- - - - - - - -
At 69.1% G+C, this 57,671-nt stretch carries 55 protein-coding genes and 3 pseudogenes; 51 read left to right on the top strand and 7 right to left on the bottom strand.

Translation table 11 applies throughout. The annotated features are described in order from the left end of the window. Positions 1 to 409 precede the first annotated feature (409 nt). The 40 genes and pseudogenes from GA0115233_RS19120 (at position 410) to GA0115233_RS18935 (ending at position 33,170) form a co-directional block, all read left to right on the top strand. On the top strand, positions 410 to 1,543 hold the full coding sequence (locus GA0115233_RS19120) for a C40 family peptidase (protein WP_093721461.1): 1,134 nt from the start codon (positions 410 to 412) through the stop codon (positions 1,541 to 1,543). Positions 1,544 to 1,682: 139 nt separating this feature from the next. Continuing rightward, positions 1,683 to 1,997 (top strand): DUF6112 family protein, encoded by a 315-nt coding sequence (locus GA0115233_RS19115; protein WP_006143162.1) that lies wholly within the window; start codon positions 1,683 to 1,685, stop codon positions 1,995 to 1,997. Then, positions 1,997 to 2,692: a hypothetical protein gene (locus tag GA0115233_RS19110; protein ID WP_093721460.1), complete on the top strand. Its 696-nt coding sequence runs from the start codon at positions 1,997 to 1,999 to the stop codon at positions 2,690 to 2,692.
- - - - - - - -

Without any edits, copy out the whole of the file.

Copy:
At 69.1% G+C, this 57,671-nt stretch carries 55 protein-coding genes and 3 pseudogenes; 51 read left to right on the top strand and 7 right to left on the bottom strand.

Translation table 11 applies throughout. The annotated features are described in order from the left end of the window. Positions 1 to 409 precede the first annotated feature (409 nt). The 40 genes and pseudogenes from GA0115233_RS19120 (at position 410) to GA0115233_RS18935 (ending at position 33,170) form a co-directional block, all read left to right on the top strand. On the top strand, positions 410 to 1,543 hold the full coding sequence (locus GA0115233_RS19120) for a C40 family peptidase (protein WP_093721461.1): 1,134 nt from the start codon (positions 410 to 412) through the stop codon (positions 1,541 to 1,543). Positions 1,544 to 1,682: 139 nt separating this feature from the next. Continuing rightward, positions 1,683 to 1,997 (top strand): DUF6112 family protein, encoded by a 315-nt coding sequence (locus GA0115233_RS19115; protein WP_006143162.1) that lies wholly within the window; start codon positions 1,683 to 1,685, stop codon positions 1,995 to 1,997. Then, positions 1,997 to 2,692: a hypothetical protein gene (locus tag GA0115233_RS19110; protein ID WP_093721460.1), complete on the top strand. Its 696-nt coding sequence runs from the start codon at positions 1,997 to 1,999 to the stop codon at positions 2,690 to 2,692.